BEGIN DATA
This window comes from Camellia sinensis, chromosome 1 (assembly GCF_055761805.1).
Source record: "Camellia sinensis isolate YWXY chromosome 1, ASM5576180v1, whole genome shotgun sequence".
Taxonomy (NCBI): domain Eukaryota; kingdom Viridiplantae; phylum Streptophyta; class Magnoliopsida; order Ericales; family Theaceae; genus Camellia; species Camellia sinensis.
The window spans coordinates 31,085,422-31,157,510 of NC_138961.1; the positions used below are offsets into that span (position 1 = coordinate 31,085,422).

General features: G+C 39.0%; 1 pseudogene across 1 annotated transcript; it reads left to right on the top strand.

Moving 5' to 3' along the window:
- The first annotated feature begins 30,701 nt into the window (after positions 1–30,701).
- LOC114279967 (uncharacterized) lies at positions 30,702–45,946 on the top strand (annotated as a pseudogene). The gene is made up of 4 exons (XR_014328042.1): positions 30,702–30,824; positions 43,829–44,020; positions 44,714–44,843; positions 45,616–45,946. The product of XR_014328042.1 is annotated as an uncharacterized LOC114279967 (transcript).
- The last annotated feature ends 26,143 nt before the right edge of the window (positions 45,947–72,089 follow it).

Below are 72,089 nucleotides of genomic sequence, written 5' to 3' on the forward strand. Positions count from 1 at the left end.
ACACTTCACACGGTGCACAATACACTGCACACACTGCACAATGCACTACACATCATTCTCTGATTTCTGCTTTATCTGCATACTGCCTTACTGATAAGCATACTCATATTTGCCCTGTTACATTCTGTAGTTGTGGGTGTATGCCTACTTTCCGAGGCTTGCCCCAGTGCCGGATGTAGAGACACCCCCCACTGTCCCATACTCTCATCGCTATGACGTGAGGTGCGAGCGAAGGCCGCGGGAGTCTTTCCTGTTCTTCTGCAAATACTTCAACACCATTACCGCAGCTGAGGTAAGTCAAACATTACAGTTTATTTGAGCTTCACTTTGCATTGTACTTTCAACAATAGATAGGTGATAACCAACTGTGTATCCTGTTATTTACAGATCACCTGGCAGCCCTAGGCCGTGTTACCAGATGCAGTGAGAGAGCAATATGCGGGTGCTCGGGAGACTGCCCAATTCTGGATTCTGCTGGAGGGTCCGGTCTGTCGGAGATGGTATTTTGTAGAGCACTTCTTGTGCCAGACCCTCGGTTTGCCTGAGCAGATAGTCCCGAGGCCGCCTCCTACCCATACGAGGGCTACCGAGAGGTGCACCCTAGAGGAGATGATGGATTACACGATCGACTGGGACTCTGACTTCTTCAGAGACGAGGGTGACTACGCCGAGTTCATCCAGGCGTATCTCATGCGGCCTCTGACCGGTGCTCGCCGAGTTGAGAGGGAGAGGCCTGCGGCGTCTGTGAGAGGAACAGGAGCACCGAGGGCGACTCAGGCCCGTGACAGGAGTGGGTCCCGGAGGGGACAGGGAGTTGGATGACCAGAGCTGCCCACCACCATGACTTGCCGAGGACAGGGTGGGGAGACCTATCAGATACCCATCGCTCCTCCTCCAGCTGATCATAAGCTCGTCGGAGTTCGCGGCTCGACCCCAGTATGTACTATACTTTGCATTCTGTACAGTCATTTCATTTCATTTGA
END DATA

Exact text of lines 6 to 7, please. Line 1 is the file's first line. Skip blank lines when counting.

Moving 5' to 3' along the window:
- The first annotated feature begins 30,701 nt into the window (after positions 1–30,701).